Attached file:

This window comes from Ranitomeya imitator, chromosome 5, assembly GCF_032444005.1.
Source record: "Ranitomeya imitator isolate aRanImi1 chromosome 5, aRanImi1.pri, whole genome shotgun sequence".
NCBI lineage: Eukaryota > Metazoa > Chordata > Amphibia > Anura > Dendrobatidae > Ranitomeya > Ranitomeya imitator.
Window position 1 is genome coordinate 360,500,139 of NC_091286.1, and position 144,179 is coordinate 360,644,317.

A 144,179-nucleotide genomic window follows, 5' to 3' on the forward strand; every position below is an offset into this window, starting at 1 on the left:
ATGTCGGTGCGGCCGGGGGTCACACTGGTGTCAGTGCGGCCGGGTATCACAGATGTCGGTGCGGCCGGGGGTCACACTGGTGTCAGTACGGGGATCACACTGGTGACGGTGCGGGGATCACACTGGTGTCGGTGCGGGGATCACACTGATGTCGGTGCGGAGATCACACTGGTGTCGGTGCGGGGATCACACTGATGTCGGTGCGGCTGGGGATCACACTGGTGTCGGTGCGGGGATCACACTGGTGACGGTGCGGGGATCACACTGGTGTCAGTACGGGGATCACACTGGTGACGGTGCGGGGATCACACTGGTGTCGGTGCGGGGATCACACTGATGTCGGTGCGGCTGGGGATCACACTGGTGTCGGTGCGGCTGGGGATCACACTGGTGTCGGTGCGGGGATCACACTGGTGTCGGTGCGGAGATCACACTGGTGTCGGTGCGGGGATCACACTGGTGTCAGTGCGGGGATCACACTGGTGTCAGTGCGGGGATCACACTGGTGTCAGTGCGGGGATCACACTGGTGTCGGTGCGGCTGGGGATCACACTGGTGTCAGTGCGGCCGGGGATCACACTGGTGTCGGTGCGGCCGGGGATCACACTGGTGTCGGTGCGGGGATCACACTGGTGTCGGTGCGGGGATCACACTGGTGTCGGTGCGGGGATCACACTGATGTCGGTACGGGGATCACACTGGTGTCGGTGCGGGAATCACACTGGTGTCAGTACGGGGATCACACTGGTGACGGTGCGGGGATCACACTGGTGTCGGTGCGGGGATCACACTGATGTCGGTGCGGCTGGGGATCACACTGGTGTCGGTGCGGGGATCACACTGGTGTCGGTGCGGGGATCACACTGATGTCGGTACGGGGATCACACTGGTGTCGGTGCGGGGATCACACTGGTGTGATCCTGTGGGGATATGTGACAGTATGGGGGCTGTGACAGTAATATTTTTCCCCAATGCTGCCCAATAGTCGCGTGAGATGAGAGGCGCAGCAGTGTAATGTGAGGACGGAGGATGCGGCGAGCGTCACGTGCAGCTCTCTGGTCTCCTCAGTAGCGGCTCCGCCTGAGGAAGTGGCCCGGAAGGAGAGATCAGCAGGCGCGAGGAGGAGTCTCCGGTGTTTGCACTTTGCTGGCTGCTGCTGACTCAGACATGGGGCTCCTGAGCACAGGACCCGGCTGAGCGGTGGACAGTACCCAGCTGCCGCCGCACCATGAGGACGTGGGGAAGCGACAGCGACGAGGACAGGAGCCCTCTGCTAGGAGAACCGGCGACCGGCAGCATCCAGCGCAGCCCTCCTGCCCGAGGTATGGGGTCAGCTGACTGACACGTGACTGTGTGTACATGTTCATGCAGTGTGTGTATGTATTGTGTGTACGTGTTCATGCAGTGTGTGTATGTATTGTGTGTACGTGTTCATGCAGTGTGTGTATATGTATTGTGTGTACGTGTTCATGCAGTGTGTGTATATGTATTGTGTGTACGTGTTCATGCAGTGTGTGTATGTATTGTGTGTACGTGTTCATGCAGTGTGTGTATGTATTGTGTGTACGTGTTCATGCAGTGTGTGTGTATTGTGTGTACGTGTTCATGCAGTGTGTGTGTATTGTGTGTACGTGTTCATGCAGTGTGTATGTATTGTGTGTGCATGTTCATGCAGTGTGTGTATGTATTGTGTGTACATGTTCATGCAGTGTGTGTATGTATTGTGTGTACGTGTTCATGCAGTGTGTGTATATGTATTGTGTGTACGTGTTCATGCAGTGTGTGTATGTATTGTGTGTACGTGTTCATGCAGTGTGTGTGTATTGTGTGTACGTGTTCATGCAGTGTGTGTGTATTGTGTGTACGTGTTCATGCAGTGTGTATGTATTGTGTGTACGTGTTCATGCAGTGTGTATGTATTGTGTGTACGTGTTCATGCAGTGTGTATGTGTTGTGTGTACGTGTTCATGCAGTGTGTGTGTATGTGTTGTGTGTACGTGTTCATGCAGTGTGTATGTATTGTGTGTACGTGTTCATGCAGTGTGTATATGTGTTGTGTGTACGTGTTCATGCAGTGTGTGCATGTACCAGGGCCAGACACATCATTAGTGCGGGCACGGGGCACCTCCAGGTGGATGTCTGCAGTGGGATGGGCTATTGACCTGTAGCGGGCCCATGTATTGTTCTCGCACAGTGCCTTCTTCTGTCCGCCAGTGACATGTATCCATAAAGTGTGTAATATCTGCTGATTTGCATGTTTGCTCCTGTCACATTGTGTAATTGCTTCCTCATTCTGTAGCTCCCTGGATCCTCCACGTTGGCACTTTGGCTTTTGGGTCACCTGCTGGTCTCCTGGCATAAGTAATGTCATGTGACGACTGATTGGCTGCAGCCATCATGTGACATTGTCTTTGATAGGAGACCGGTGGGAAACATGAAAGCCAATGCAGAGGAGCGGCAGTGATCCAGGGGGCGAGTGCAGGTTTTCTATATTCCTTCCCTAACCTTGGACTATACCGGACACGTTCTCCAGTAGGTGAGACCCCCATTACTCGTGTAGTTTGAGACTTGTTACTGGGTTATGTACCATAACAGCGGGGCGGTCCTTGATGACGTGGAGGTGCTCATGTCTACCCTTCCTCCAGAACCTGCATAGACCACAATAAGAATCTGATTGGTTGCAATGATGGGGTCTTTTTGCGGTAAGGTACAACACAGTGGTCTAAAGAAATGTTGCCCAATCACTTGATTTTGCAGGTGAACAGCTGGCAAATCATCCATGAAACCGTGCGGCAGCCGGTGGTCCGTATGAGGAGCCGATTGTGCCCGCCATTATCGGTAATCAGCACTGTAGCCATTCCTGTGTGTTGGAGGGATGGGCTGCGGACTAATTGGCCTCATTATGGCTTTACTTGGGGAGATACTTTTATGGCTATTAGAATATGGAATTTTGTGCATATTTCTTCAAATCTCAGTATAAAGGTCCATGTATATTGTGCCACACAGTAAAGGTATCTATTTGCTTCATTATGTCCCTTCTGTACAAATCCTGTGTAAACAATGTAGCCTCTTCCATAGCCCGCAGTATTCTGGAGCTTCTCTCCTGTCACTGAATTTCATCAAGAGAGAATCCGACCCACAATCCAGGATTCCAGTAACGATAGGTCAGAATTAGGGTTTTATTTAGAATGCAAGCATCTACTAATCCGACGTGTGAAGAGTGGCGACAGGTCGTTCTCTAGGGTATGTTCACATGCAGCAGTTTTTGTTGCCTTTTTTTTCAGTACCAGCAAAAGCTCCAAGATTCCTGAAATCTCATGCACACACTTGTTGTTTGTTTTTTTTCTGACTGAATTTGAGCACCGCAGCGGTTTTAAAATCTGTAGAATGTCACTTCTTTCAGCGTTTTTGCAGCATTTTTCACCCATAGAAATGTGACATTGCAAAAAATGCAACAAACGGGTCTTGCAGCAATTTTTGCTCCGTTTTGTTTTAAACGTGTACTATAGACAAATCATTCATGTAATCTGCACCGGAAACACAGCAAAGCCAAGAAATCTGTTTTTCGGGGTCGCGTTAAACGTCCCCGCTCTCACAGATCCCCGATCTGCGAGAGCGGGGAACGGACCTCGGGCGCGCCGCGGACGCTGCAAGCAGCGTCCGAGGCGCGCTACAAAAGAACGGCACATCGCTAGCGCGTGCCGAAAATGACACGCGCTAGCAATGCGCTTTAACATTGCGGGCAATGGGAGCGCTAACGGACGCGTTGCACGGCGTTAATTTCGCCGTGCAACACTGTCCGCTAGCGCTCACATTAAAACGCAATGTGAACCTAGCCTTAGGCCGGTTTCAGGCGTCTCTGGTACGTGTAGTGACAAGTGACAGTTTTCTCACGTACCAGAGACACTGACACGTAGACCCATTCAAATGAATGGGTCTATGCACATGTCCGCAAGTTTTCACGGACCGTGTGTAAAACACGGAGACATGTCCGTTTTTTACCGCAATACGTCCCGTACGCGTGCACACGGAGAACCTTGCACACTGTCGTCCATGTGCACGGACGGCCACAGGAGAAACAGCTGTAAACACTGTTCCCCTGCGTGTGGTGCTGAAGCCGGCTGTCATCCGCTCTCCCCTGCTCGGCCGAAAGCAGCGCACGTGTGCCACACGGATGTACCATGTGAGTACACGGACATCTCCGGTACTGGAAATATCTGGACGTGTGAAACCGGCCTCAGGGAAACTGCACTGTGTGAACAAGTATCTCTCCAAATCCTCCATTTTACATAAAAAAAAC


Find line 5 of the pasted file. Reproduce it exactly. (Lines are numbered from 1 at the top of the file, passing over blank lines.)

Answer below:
A 144,179-nucleotide genomic window follows, 5' to 3' on the forward strand; every position below is an offset into this window, starting at 1 on the left: